We took a look at a PC2-7200 kit from OCZ last year and it proved to be one of the best kits we’ve ever laid our mitts on. Today we are taking a look at another PC2-7200 kit, approved and branded by NVIDIA. Are we going to be impressed once again?
Next on the list is Everest 3.5, with it’s read/write and latency tests. We broke through the 8K mark in our read tests and came close to 5,500 in our write. These benchmarks are heavily CPU bound as well though, so the higher your CPU frequency, the better effects your memory overclocks will have.
This is not a memory benchmark per se, but rather one that stresses a single core of your CPU to it’s full potential. Because it crunches such an insane amount of digits, tighter timings and faster memory generally offers better results. We choose to run with an 8 million test, as anything lower flies by too fast on a Core 2 Duo and it’s hard to generally see the differences that way.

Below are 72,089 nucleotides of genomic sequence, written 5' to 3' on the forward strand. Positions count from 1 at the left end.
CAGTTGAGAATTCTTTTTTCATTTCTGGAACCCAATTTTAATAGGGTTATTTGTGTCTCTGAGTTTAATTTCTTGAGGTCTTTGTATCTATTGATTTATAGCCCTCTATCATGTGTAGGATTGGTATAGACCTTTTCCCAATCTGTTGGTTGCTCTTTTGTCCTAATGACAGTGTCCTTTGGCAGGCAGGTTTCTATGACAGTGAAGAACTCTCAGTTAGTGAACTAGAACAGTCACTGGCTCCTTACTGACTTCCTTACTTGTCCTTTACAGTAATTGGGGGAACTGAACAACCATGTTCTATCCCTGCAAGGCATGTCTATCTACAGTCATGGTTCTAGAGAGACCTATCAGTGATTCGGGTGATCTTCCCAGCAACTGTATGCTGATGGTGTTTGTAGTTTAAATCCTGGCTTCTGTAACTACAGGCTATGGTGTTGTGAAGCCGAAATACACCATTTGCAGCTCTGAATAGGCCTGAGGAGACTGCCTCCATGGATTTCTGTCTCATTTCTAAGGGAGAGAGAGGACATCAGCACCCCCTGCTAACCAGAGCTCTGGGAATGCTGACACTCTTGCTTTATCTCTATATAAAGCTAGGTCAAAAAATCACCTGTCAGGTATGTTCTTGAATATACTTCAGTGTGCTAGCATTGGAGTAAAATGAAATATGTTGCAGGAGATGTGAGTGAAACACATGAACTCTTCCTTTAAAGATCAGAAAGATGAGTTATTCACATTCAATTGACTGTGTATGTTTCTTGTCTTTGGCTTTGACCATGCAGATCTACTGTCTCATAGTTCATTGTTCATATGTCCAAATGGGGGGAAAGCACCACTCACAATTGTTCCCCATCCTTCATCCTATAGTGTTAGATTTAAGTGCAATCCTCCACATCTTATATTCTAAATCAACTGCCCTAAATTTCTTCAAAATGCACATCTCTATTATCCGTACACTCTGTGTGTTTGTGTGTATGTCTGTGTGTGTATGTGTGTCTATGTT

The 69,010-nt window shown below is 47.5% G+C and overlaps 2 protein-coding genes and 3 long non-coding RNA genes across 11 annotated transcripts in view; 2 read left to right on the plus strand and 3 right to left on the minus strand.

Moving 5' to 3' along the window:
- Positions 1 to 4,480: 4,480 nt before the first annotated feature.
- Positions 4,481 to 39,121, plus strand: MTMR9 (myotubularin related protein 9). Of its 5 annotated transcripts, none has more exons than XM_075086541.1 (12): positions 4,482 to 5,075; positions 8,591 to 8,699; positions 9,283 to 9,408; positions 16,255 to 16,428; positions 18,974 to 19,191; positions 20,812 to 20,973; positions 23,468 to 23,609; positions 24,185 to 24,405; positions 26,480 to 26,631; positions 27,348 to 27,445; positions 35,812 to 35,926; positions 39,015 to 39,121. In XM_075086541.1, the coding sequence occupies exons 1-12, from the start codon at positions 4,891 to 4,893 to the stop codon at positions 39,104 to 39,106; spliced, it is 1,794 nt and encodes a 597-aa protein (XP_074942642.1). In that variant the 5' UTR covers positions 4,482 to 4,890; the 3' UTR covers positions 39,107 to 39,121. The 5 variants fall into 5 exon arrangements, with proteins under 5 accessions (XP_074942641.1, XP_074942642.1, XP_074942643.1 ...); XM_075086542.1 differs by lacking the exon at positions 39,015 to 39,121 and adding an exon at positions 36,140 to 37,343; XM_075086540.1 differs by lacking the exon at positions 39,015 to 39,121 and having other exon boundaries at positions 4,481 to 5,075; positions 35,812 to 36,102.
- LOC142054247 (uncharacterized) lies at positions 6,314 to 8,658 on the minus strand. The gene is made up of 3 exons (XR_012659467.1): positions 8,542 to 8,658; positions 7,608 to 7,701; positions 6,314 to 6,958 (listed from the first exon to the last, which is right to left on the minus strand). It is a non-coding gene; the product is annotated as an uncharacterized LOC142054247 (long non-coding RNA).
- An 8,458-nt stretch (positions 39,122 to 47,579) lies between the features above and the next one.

Thanks to our overclock, we crunched 8 million digits in just under 4 minutes. Not terribly impressive, thanks to the fact we couldn’t reach a slightly higher CPU overclock.
Though it’s no longer in development, Sciencemark is a tool I still like to keep in my chest… err thumb drive. It gives results far more in-depth than other benchmarking programs out there, although you’d have to be an engineer to care for -all- the information it delivers. It generates a bandwidth result just like Everest and Sandra does, and is effected by higher CPU clocks.
We didn’t break 6,000 here, but we came incredibly close!